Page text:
In conclusion, farming is local, and farmers need a platform that will allow them to collect and explore their data with ease.  With Story Viewer, Timeline, and with easy access to data, you are ready to explore your data and make the decisions most suitable for your farm. For morre information, visit our website at my-observatory.com   

Tuesday, June 28, 2016

Environmental Sustainability is a Multi-Stakeholder Effort Driven by Common Goals, by Information, and by Analysis. How Do We Make it All Work together?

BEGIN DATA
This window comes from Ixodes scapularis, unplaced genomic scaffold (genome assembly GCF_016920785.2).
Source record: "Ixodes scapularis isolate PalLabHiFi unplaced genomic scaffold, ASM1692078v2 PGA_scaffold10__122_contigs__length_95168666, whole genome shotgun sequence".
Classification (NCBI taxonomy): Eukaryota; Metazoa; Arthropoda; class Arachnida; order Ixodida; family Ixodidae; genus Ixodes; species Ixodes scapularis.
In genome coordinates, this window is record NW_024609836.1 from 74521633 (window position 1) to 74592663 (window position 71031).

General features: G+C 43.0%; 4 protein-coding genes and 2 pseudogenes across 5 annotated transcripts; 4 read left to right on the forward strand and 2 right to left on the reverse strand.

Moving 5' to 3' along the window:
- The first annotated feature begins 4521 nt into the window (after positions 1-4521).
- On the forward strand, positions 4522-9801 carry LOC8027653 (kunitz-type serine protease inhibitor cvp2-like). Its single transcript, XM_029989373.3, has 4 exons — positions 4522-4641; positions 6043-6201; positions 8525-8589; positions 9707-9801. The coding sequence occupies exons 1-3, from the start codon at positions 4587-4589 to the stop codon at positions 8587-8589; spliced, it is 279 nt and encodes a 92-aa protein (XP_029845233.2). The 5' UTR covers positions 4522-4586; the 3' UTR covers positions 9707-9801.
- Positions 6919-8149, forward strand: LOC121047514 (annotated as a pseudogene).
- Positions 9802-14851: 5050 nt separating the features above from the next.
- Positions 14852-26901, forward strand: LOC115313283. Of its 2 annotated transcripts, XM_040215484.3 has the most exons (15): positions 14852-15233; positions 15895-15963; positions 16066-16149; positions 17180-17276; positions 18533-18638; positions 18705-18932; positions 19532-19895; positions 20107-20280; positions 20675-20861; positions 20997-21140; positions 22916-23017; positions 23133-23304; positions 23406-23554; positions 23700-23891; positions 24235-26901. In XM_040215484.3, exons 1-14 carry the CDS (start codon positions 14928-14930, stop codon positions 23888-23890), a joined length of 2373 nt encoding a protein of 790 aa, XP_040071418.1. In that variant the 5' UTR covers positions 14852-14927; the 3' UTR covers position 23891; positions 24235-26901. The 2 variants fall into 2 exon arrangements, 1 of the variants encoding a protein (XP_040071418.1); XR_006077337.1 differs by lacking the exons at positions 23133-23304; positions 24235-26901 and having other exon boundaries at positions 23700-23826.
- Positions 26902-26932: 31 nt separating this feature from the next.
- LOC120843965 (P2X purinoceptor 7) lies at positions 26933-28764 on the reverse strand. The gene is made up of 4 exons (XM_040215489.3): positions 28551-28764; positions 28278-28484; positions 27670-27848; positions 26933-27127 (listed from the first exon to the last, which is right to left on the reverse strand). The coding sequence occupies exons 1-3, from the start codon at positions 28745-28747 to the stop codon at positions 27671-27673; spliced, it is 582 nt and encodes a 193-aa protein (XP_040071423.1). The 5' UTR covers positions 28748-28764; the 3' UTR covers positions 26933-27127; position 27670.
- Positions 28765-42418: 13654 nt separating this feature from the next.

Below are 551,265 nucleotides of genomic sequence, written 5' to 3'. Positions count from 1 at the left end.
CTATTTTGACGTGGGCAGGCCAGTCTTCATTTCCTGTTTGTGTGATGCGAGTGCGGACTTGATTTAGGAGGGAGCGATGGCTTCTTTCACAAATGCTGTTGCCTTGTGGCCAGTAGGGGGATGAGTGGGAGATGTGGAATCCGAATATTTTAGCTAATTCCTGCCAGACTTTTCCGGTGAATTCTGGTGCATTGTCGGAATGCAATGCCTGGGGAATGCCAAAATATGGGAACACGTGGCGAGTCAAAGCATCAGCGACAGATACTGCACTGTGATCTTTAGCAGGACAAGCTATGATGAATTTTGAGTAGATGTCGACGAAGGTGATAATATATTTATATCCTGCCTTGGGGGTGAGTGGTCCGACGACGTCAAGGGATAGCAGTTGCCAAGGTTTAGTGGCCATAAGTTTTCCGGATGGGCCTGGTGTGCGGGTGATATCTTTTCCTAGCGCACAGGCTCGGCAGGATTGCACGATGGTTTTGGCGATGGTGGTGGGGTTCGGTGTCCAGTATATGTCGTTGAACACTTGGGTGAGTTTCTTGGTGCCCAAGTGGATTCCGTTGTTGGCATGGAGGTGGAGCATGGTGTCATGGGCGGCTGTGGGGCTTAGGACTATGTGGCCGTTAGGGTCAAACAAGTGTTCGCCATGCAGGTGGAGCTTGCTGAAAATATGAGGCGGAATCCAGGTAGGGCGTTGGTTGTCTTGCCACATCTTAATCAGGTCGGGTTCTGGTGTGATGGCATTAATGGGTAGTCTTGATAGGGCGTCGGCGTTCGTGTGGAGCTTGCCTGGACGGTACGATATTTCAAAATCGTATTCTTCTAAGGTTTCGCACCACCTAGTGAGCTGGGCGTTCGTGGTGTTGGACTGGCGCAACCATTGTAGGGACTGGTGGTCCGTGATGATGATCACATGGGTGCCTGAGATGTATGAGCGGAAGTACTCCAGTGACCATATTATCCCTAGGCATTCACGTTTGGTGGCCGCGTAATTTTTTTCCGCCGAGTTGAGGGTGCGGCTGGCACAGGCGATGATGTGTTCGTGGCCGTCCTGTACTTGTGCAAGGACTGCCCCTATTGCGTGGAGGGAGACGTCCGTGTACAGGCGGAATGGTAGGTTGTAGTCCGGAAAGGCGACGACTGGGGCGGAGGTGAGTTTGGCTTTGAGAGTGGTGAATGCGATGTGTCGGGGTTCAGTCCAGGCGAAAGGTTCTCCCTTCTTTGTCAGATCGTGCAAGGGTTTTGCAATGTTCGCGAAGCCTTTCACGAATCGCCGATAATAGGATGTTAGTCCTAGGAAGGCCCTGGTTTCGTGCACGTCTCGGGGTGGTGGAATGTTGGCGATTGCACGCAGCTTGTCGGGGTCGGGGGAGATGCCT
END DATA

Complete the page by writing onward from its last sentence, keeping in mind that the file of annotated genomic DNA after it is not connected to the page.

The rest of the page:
There is a science that defines sustainability. At times there may also be a legal framework to define the effort. To make sustainability happen, both the scientific foundation as well as the legal framework must be accompanied with a community effort. Community can be defined in many different ways, but what all definitions have in common is the need to secure diverse modes of participation, to provide a flexible organizational structure, and to provide a collaborative data environment that bring all elements together. Without a community behind it, any goal is difficult to achieve, despite legal or scientific support. In this short article I will summarize some of our experiences gained from developing a collaborative data environment called myObservatory (or in short, mO; see myobservatory.org), and from dialogues with our partners and users.